3. Newbie
    Student or Learner
    • Member Info
      • Native Language:
      • Turkish
      • Home Country:
      • Turkey
      • Current Location:
      • Turkey

    • Join Date: Aug 2014
    • Posts: 5
    #4

    Re: Use of Scholar Words and Sounding Literate

    Quote Originally Posted by Charlie Bernstein View Post
    I've read your examples. My thought: Don't shy away from simple declarative sentences. They're the backbone of written English. Over time, you'll find yourself learning to write more complex sentences. You don't need to push it. Make clarity your goal, not complexity.

    Many literary analysts and most critical theorists are terrible writers. When they try to show off their brilliance and erudition, the price they pay is the attention of most readers. So rather than using them as examples, turn to good popular magazines. In the U.S., middle-brow magazines such as The New Yorker, Harpers (not be be confused with Harper's Bazaar), and Atlantic Monthly publish writers whose great talent is their readability. And achieving readability, not achieving a "literary" style, should be your goal.

    On another post here, someone suggesting reading English aloud - and loudly. The idea is to get you more familiar with the sound of the language. That might be a good exercise for you.

    Again, try The Elements of Style. I read chapters II and V every year or two. The book is far from perfect. It's old-fashioned - almost antique - and imposes too many silly, unnecessary, and outdated rules. You can tell that Strunk and White, though born a generation apart, were both fuddy-duddies. But it's also full of some of the best advice ever written. For instance:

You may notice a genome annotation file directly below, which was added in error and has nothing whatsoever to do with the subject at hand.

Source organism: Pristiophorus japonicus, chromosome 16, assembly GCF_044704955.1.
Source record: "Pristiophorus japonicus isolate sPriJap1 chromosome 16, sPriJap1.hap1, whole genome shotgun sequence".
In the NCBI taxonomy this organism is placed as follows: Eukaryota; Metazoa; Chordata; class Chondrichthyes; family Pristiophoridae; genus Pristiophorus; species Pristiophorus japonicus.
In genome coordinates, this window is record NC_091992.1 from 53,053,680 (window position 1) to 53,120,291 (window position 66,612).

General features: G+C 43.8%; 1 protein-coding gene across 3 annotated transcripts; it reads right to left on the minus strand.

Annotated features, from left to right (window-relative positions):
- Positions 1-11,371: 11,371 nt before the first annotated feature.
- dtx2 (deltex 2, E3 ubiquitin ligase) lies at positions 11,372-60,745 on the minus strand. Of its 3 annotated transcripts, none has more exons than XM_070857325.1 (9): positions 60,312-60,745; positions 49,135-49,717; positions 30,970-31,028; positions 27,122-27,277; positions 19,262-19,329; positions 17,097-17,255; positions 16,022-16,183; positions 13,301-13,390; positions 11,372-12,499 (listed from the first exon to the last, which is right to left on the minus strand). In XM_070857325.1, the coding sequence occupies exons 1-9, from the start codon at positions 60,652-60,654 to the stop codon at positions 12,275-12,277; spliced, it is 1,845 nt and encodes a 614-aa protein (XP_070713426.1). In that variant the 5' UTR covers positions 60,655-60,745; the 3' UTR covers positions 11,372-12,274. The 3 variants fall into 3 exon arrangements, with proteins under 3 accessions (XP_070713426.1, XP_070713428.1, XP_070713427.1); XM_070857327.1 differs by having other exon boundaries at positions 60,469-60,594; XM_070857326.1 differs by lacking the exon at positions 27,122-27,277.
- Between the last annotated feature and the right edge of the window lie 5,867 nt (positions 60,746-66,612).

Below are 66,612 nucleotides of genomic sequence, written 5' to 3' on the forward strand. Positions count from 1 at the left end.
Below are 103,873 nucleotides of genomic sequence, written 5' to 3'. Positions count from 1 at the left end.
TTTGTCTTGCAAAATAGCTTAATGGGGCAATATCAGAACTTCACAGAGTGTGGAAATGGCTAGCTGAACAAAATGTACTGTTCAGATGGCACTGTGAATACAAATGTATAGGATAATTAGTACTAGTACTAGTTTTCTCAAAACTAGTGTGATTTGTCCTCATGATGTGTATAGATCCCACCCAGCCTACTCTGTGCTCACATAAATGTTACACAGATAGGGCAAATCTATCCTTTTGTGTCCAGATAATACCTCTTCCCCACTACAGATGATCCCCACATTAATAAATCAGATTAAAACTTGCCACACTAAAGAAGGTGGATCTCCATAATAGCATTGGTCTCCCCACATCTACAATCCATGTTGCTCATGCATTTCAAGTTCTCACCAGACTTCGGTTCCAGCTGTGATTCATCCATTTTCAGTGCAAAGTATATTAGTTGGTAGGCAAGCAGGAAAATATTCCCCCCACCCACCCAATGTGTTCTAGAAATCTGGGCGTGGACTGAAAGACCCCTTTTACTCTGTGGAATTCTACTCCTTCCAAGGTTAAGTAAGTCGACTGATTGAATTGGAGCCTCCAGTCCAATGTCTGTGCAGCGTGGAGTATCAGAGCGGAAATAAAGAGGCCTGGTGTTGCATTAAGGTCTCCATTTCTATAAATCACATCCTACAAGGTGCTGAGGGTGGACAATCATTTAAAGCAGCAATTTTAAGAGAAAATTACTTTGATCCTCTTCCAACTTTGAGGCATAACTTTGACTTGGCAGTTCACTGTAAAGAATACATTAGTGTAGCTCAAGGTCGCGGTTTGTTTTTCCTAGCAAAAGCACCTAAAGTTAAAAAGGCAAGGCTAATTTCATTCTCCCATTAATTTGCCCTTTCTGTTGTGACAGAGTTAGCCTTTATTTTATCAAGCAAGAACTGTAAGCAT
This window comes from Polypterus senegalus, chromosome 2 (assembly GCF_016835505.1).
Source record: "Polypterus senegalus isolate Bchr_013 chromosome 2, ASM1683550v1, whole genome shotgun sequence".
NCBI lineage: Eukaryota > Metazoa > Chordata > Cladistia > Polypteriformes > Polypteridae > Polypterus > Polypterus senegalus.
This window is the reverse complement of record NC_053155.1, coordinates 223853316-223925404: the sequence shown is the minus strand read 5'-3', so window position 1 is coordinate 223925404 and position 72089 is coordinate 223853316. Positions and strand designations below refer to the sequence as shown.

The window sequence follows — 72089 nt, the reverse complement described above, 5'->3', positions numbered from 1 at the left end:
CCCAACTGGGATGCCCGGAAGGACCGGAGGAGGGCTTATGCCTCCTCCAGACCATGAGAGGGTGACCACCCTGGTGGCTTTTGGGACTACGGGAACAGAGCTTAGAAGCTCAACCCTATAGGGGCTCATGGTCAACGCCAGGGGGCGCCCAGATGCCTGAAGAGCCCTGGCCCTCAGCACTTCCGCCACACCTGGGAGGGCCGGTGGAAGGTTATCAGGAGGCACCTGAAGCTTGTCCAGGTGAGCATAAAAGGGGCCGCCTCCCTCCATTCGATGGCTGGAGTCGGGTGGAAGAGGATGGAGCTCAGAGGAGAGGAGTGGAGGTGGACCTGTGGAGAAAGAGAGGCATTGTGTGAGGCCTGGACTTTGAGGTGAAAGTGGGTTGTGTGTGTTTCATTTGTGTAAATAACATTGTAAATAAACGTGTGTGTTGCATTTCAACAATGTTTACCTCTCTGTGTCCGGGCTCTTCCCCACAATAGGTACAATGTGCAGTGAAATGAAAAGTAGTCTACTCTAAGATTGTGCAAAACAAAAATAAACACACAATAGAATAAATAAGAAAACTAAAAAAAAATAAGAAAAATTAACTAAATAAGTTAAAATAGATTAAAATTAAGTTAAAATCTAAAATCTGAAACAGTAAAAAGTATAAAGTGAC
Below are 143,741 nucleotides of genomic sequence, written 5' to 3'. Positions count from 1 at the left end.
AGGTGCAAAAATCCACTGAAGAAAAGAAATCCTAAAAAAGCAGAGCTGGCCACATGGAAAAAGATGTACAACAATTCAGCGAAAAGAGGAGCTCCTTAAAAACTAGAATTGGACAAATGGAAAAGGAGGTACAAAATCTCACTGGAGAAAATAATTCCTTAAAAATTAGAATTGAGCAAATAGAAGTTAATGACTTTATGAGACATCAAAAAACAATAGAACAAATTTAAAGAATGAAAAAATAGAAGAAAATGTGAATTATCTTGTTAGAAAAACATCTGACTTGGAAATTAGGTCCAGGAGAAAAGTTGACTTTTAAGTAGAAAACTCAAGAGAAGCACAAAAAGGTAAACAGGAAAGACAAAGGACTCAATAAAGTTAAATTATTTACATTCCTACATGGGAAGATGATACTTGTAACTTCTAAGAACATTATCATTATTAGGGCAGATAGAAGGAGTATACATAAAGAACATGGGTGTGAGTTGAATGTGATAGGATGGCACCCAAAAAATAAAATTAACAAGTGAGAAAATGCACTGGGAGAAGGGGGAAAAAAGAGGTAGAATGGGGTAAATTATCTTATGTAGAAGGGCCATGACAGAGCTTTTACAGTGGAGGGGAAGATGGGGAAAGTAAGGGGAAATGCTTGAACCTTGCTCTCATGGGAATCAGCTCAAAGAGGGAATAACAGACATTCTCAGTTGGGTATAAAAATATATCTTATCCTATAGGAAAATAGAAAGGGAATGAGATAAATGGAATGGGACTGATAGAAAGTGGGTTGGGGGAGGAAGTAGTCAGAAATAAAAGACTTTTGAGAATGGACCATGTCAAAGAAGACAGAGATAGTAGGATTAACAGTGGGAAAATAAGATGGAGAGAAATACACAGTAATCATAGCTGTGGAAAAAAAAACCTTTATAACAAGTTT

"Vigorous writing is concise. A sentence should contain no unnecessary words, a paragraph no unnecessary sentences, for the same reason that a drawing should have no unnecessary lines and a machine no unnecessary parts. This requires not that the writer make all his sentences short, or that he avoid all detail and treat his subjects only in outline, but that he make every word tell."

    It makes sense, right?
    It absolutely makes sense. I'll look into these magazines and the book. When I come to think, I realized I don't even read any "readable" texts at all, other than the simple articles on the internet.

    Thank you guys, I appreciate your help.

    • Member Info
      • Native Language:
      • British English
      • Home Country:
      • UK
      • Current Location:
      • Laos

    • Join Date: Nov 2002
    • Posts: 57,845
    #5

    Re: Use of Scholar Words and Sounding Literate

    Have you read Politics and the English Language by George Orwell? It's not perfect, but it is well worth reading.

  4. Newbie
    Student or Learner
    • Member Info
      • Native Language:
      • Turkish
      • Home Country:
      • Turkey
      • Current Location:
      • Turkey

    • Join Date: Aug 2014
    • Posts: 5
    #6

    Re: Use of Scholar Words and Sounding Literate

    Quote Originally Posted by Tdol View Post
    Have you read Politics and the English Language by George Orwell? It's not perfect, but it is well worth reading.